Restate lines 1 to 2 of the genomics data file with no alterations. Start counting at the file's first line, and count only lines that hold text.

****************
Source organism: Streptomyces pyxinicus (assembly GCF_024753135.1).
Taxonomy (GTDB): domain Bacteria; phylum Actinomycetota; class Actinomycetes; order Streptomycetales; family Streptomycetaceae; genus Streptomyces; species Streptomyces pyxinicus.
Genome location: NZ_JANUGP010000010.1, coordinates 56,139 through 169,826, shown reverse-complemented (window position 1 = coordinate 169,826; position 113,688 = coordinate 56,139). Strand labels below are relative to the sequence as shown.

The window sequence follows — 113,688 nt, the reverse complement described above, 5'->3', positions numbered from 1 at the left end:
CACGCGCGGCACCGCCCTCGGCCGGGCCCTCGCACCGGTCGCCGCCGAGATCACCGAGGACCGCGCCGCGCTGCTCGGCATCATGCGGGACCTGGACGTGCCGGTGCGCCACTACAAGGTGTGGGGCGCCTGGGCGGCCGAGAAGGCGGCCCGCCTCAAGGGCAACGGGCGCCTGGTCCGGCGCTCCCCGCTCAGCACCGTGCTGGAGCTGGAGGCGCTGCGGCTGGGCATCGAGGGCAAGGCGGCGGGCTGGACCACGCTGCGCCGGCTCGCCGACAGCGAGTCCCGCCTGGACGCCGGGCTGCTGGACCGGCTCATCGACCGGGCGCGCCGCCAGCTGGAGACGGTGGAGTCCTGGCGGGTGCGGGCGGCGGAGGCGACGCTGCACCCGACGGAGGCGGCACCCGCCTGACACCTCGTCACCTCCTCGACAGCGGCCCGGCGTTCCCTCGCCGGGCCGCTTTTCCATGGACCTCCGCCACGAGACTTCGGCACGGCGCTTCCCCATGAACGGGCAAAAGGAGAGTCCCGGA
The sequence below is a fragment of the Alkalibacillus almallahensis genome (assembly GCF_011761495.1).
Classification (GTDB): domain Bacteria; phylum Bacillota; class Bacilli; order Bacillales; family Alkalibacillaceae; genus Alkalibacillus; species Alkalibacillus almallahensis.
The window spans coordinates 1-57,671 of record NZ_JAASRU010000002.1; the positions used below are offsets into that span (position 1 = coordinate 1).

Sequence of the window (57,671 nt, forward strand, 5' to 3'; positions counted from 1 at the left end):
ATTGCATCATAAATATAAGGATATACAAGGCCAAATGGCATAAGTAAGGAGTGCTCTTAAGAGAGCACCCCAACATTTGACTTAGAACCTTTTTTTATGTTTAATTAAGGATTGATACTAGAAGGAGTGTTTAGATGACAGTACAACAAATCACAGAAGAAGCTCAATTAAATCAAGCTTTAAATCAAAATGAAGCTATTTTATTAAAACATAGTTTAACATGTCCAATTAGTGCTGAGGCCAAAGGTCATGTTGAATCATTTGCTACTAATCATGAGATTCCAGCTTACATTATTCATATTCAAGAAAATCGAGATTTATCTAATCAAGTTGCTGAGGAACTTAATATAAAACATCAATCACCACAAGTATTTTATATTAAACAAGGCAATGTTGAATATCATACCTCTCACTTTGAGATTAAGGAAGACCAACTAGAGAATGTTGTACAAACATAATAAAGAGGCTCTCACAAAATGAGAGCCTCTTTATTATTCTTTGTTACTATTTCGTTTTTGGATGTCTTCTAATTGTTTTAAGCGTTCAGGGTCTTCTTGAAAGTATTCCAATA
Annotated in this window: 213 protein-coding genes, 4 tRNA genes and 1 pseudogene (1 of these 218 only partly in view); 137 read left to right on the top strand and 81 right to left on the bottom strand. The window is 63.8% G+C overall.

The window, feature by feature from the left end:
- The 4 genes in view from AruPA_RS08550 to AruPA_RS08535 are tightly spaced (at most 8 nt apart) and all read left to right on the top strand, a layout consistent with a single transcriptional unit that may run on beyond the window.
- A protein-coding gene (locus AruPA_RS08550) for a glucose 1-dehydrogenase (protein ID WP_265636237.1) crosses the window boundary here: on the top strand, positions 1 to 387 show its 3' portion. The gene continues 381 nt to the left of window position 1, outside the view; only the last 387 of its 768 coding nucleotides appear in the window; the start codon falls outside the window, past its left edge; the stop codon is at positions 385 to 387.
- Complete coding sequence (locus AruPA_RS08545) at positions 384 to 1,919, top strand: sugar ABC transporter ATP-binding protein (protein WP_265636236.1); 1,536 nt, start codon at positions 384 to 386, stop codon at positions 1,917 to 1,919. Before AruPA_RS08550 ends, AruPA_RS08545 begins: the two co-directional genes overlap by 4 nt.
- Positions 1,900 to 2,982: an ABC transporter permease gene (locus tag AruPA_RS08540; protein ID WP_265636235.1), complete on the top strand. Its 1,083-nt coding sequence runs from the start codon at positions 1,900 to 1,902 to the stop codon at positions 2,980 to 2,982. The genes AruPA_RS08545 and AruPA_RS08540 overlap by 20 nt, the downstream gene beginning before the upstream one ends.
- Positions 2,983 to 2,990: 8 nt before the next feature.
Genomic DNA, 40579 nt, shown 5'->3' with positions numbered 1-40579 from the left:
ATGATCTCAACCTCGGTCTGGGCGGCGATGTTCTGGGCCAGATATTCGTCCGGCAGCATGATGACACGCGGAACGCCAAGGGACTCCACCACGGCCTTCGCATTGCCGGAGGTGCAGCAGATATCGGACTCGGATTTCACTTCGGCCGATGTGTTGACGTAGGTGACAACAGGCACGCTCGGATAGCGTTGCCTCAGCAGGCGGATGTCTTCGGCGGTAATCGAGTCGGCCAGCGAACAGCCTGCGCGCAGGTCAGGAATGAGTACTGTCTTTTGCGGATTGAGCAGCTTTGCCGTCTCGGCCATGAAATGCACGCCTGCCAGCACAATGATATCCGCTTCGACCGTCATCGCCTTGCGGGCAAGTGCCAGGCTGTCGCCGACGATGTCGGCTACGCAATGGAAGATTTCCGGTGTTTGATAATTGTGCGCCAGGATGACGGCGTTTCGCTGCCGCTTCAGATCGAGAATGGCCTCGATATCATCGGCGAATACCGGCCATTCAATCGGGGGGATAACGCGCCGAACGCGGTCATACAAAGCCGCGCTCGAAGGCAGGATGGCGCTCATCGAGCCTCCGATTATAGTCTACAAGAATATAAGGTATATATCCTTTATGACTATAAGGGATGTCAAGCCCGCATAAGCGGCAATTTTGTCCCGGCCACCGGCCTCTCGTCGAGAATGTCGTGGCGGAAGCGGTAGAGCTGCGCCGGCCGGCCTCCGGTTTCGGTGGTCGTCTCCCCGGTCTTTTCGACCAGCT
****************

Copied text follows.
Source organism: Streptomyces pyxinicus (assembly GCF_024753135.1).
Taxonomy (GTDB): domain Bacteria; phylum Actinomycetota; class Actinomycetes; order Streptomycetales; family Streptomycetaceae; genus Streptomyces; species Streptomyces pyxinicus.